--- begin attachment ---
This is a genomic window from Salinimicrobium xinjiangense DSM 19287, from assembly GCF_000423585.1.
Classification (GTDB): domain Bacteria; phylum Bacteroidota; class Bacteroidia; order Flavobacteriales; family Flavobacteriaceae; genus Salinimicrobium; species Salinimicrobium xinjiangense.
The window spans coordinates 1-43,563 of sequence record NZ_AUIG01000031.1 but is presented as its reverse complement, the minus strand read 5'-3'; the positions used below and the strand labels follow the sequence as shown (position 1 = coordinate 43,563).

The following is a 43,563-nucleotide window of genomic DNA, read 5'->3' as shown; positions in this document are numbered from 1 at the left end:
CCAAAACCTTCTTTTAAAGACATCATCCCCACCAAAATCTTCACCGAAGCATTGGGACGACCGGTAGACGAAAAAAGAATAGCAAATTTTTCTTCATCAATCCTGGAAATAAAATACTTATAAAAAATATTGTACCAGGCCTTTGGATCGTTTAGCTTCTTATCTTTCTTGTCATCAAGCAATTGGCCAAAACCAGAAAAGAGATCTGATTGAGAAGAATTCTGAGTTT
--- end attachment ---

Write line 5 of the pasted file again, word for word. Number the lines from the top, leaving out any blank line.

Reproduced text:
CCAAAACCTTCTTTTAAAGACATCATCCCCACCAAAATCTTCACCGAAGCATTGGGACGACCGGTAGACGAAAAAAGAATAGCAAATTTTTCTTCATCAATCCTGGAAATAAAATACTTATAAAAAATATTGTACCAGGCCTTTGGATCGTTTAGCTTCTTATCTTTCTTGTCATCAAGCAATTGGCCAAAACCAGAAAAGAGATCTGATTGAGAAGAATTCTGAGTTT